Now here's a couple of points about eating vegetables (which we all need to include in our diets). First, does anybody realize just how much broccoli one would need to consume to get just 1000 calories? So, suffice to say that vegetables aren't energy-dense. Now, granted, veggetarians do not consume just broccoli. They eat whole grains, fruits, and a variety of vegetables. I'm just using broccoli to illustrate a point.

Here's another consideration; a vegetarian diet makes it difficult to obtain adequate protein and calcium. It isn't impossible, but its more difficult and takes a more conscious effort. So, vegetarians, as a rule, are much more cognizant of what they eat when compared to the rest of us. Aside from athletes, nutritionists, and those who are dieting, who in the general population really pays that much attention to what they eat? Not too many of us. So, with this in mind, it stands to reason that a vegetarian will have a better grasp, in general, than most of us carniverous folks. They have to.

The third point I want to make is that many vegetarians are also athletically inclined. While few are bodybuilders, there are many that are runners, cyclists, and just general fitness-minded people. Like all fitness-minded folks, they tend to be in good physical shape. Just something to keep in mind.

My final point is that just because someone is thin does not mean they are healthy nor does it mean that their bodyfat percentage is low. I know a few people that are thin, but are also quite weak and frail. I'm not trying to stick this condition onto vegetarians; I'm simply pointing out that thin does not equal healthy. Now, a thin person is more likely to have low bodyfat and good cholestoral (sp?) numbers, but it certainly isn't a given. Many people are thin by nature.

These are just my comments from reading about vegans and from observing the few that I've known. In short, its a workable diet scheme, but you do have to work at maintaining certain nutrient levels, and it is more difficult to get adequate calorie intake without meat and animal-based foods. Plus, you don't get to enjoy prime rib and the like. :)

158 posted on 11/19/2002 7:01:55 AM PST by meyer
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To: SamAdams76
re:Consider life under the Atkins plan...you'll be ordering cheeseburgers without the buns and you'll have to practically cut out of your diet forever such staples as rice, pasta and breads.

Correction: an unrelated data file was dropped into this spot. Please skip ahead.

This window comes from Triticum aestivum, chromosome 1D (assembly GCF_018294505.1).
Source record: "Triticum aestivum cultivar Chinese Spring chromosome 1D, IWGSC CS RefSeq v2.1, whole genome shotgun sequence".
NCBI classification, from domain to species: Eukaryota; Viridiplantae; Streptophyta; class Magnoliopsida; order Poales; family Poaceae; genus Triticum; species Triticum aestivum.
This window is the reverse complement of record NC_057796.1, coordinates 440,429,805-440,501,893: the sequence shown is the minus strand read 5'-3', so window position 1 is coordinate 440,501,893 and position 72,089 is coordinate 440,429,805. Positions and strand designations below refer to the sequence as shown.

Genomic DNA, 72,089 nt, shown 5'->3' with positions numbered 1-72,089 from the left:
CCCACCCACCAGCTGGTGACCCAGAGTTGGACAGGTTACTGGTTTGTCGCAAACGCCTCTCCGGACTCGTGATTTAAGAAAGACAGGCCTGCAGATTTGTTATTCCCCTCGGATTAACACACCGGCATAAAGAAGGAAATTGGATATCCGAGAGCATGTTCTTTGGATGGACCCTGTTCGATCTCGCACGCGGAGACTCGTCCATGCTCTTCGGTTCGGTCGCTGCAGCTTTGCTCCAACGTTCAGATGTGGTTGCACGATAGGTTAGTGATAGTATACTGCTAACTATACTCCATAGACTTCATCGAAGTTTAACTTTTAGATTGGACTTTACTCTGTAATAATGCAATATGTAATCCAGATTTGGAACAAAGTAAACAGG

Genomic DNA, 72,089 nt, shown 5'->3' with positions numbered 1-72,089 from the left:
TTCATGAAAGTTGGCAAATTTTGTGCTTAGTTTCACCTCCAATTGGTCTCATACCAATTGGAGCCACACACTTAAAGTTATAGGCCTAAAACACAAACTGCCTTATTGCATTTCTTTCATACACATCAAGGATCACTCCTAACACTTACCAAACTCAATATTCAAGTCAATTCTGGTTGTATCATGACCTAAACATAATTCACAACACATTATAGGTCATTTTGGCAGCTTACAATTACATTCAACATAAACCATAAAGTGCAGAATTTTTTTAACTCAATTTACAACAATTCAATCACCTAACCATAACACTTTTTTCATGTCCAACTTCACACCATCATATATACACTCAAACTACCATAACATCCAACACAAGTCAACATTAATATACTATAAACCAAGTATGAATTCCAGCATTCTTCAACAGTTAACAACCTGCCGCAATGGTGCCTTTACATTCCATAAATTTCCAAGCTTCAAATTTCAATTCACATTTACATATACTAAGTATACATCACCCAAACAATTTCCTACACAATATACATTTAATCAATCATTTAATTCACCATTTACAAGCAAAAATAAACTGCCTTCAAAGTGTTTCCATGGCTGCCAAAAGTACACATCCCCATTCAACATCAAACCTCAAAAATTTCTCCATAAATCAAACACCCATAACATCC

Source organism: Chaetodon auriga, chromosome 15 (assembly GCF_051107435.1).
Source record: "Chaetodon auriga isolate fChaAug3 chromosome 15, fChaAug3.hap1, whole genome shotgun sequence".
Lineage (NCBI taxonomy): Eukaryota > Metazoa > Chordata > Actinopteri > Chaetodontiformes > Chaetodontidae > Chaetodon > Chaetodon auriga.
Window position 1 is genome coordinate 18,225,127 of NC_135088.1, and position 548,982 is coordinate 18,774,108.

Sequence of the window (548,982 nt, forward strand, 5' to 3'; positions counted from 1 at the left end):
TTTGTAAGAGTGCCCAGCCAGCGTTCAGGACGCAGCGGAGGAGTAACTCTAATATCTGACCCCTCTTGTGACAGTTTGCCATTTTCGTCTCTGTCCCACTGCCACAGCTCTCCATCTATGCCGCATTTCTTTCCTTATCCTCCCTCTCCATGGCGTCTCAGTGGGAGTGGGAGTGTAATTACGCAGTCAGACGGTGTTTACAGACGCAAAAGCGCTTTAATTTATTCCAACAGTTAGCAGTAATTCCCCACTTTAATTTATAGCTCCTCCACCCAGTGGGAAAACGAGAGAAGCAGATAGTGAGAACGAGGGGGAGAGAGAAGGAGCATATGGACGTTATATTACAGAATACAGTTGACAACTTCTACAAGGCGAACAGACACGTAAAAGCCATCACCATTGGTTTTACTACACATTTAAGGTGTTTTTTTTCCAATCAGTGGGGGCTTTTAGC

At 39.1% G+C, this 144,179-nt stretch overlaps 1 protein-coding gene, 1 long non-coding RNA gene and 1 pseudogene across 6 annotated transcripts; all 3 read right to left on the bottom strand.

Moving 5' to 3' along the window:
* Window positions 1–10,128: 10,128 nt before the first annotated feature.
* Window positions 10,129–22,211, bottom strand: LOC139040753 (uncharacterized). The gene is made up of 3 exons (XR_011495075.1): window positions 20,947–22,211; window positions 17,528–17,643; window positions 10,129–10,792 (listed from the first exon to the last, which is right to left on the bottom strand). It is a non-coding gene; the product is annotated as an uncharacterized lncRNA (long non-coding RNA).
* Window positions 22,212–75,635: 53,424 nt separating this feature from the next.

There's locarb beer and I'm told it tastes pretty good. You'd have to try it...I detest beer anyway. Tastes like soap. As for bread, that's a hassle with a locarb life. What really helped was discovering "Irene's Gluten Bread" sold frozen in some health stores. Very good homemade-tasting bread, only 4 grams carbs per slice. If you crave a tater, take one and make it into a soup for everyone, and take a portion. Take a couple of fries off your kid's plates now and then. Desserts are, I'm afraid, out, except for truffles and creme brulee and chocolate tortes. You can have lots of delicious nuts--all the pistachios and macademias you like. First quality chocolate often has little sugar. I make cookies with almond flour and Valrhona chocolate that are very good.

It's worked. I'm staying in my size nine Guesses. I could go smaller, but I'm too old and then I'd look scrawny. Don't like scrawny old women. Women of a "certain age" need a bit of flesh to avoid that Nancy Pelosi look. I fought the battle of the Fifteen for years, and I don't DO "hungry." Locarb and regular exercise is not perfectly easy, but you don't go hungry.

159 posted on 11/19/2002 7:15:09 AM PST by Mamzelle
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To: JameRetief
...Based on Udo's advice and his Oil Blend, I noticed a definite change for the better in my health after about 3 days. Over a few months, I lost about 50 lbs. It was simple, easy and almost effortless.

Well, I'm certainly not in the market to lose 50 pounds myself.

This is basically what I did:

Cut out as much as possible any processed oils.
Cut out all fried foods.
Consumed 3-5 Tbsp of Udo’s oil per day.
Cut out as much as possible any refined sugars.
Cut out sodas.
Reduced carbohydrates as much as possible.

Most of this is sound advice. Cutting out most refined-sugar products is essential. As well, processed oils are to be avoided. Pure oils are preferrable. Look also for polyunsaturated and monounsaturated oils. Avoid saturated oils. Avoid at all costs synthetic oils.

But the part I am a bit skeptical about is the consumption of 3-5 tablespoons of Udo's oil daily. What kind of oil is it? Flax seed? Olive oil? A blend? And how much "good" oil is already in your diet? He may be right, but two things come to mind: first, you should get a second opinion on how much EFA you need from somebody that doesn't sell it, and second, you can probably get the same stuff for less without his name on it. Just some observations.